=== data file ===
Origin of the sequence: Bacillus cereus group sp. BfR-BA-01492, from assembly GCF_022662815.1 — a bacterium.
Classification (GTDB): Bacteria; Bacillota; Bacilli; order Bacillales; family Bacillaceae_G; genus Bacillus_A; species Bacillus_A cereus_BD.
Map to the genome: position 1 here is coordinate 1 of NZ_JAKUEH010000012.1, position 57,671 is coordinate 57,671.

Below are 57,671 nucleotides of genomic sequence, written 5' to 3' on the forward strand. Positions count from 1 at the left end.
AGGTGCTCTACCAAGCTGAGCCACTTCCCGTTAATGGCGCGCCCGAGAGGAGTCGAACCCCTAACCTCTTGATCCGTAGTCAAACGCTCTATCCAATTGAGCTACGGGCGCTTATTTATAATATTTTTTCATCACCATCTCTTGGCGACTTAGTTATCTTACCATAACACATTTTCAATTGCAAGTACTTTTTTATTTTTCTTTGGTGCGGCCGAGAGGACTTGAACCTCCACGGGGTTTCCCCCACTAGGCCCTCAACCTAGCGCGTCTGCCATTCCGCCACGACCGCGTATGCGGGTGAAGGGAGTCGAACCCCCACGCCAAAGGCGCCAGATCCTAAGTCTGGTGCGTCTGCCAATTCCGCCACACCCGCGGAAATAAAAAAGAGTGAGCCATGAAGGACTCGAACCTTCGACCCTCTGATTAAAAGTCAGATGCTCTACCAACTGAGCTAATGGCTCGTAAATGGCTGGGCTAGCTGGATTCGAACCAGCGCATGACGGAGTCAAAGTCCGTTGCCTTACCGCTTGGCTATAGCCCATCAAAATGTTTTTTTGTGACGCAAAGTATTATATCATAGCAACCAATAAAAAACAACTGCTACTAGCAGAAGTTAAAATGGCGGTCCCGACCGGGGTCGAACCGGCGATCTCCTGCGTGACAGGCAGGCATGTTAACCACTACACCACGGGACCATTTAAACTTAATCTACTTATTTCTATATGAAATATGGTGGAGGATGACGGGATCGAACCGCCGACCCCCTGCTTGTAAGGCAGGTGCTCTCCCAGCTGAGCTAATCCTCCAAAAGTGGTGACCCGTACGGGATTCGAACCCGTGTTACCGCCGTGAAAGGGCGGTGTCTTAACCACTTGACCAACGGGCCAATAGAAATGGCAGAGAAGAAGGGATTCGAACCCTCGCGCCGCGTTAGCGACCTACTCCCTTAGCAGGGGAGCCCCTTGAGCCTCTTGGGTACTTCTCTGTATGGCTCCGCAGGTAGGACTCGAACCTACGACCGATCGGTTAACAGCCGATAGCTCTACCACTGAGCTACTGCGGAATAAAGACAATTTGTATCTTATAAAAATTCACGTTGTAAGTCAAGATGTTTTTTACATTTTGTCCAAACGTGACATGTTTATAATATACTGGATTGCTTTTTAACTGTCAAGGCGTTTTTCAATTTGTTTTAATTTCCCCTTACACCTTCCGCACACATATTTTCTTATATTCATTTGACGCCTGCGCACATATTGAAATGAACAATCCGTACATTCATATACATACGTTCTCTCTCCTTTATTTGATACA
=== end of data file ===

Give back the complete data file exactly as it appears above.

Origin of the sequence: Bacillus cereus group sp. BfR-BA-01492, from assembly GCF_022662815.1 — a bacterium.
Classification (GTDB): Bacteria; Bacillota; Bacilli; order Bacillales; family Bacillaceae_G; genus Bacillus_A; species Bacillus_A cereus_BD.
Map to the genome: position 1 here is coordinate 1 of NZ_JAKUEH010000012.1, position 57,671 is coordinate 57,671.

Below are 57,671 nucleotides of genomic sequence, written 5' to 3' on the forward strand. Positions count from 1 at the left end.
AGGTGCTCTACCAAGCTGAGCCACTTCCCGTTAATGGCGCGCCCGAGAGGAGTCGAACCCCTAACCTCTTGATCCGTAGTCAAACGCTCTATCCAATTGAGCTACGGGCGCTTATTTATAATATTTTTTCATCACCATCTCTTGGCGACTTAGTTATCTTACCATAACACATTTTCAATTGCAAGTACTTTTTTATTTTTCTTTGGTGCGGCCGAGAGGACTTGAACCTCCACGGGGTTTCCCCCACTAGGCCCTCAACCTAGCGCGTCTGCCATTCCGCCACGACCGCGTATGCGGGTGAAGGGAGTCGAACCCCCACGCCAAAGGCGCCAGATCCTAAGTCTGGTGCGTCTGCCAATTCCGCCACACCCGCGGAAATAAAAAAGAGTGAGCCATGAAGGACTCGAACCTTCGACCCTCTGATTAAAAGTCAGATGCTCTACCAACTGAGCTAATGGCTCGTAAATGGCTGGGCTAGCTGGATTCGAACCAGCGCATGACGGAGTCAAAGTCCGTTGCCTTACCGCTTGGCTATAGCCCATCAAAATGTTTTTTTGTGACGCAAAGTATTATATCATAGCAACCAATAAAAAACAACTGCTACTAGCAGAAGTTAAAATGGCGGTCCCGACCGGGGTCGAACCGGCGATCTCCTGCGTGACAGGCAGGCATGTTAACCACTACACCACGGGACCATTTAAACTTAATCTACTTATTTCTATATGAAATATGGTGGAGGATGACGGGATCGAACCGCCGACCCCCTGCTTGTAAGGCAGGTGCTCTCCCAGCTGAGCTAATCCTCCAAAAGTGGTGACCCGTACGGGATTCGAACCCGTGTTACCGCCGTGAAAGGGCGGTGTCTTAACCACTTGACCAACGGGCCAATAGAAATGGCAGAGAAGAAGGGATTCGAACCCTCGCGCCGCGTTAGCGACCTACTCCCTTAGCAGGGGAGCCCCTTGAGCCTCTTGGGTACTTCTCTGTATGGCTCCGCAGGTAGGACTCGAACCTACGACCGATCGGTTAACAGCCGATAGCTCTACCACTGAGCTACTGCGGAATAAAGACAATTTGTATCTTATAAAAATTCACGTTGTAAGTCAAGATGTTTTTTACATTTTGTCCAAACGTGACATGTTTATAATATACTGGATTGCTTTTTAACTGTCAAGGCGTTTTTCAATTTGTTTTAATTTCCCCTTACACCTTCCGCACACATATTTTCTTATATTCATTTGACGCCTGCGCACATATTGAAATGAACAATCCGTACATTCATATACATACGTTCTCTCTCCTTTATTTGATACA